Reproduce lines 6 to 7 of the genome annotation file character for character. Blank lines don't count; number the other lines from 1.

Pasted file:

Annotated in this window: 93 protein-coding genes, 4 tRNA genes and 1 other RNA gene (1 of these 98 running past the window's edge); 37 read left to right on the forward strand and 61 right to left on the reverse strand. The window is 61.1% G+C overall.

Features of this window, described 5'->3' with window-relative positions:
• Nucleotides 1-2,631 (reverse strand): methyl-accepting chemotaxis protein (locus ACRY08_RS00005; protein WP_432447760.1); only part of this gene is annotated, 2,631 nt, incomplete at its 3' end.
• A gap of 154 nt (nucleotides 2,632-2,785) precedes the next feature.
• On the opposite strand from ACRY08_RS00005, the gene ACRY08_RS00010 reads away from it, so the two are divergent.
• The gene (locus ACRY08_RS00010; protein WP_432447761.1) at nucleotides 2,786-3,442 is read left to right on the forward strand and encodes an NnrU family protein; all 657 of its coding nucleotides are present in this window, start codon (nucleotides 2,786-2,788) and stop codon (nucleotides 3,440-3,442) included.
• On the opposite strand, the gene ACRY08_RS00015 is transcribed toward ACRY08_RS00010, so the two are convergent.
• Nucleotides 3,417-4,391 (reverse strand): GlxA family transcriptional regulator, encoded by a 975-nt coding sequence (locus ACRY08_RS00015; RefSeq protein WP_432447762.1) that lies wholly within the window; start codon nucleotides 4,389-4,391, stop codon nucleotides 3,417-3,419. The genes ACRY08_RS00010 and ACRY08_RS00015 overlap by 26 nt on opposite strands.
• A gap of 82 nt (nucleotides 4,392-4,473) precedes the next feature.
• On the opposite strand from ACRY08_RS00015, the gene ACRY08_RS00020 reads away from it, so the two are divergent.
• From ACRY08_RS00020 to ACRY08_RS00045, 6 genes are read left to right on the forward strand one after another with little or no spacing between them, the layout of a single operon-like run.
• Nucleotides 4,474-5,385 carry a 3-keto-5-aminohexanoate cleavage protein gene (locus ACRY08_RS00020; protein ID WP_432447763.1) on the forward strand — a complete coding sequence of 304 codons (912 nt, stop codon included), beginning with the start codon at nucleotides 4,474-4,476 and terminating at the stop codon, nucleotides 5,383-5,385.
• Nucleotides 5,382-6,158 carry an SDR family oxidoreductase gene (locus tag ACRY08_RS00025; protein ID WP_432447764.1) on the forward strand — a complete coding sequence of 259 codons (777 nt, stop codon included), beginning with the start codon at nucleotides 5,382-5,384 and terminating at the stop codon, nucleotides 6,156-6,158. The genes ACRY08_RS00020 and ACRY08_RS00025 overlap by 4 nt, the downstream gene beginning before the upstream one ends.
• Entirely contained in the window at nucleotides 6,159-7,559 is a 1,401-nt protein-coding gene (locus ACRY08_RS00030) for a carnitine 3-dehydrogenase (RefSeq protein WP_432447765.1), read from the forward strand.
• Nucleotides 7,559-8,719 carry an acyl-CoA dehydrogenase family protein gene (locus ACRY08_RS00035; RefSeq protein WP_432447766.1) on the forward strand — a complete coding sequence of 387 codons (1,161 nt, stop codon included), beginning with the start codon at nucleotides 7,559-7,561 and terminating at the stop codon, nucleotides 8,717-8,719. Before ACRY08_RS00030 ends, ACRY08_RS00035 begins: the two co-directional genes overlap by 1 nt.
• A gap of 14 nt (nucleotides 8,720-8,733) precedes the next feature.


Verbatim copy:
• The gene (locus ACRY08_RS00010; protein WP_432447761.1) at nucleotides 2,786-3,442 is read left to right on the forward strand and encodes an NnrU family protein; all 657 of its coding nucleotides are present in this window, start codon (nucleotides 2,786-2,788) and stop codon (nucleotides 3,440-3,442) included.
• On the opposite strand, the gene ACRY08_RS00015 is transcribed toward ACRY08_RS00010, so the two are convergent.